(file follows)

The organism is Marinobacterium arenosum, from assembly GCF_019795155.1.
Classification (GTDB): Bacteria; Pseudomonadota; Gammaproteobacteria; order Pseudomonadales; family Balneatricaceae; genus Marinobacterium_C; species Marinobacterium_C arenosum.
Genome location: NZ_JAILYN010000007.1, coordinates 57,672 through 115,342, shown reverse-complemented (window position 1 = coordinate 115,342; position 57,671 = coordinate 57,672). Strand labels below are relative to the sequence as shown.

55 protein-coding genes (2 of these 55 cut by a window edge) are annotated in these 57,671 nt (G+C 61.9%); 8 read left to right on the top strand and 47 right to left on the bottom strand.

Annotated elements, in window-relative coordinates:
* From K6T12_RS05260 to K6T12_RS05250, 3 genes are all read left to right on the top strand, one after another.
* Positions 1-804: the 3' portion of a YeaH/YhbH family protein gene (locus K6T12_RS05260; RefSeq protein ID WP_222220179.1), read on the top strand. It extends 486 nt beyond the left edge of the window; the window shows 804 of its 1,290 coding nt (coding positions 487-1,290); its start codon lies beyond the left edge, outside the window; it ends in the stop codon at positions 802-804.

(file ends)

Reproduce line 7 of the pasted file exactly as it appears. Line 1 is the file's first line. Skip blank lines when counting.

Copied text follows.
* Positions 1-804: the 3' portion of a YeaH/YhbH family protein gene (locus K6T12_RS05260; RefSeq protein ID WP_222220179.1), read on the top strand. It extends 486 nt beyond the left edge of the window; the window shows 804 of its 1,290 coding nt (coding positions 487-1,290); its start codon lies beyond the left edge, outside the window; it ends in the stop codon at positions 802-804.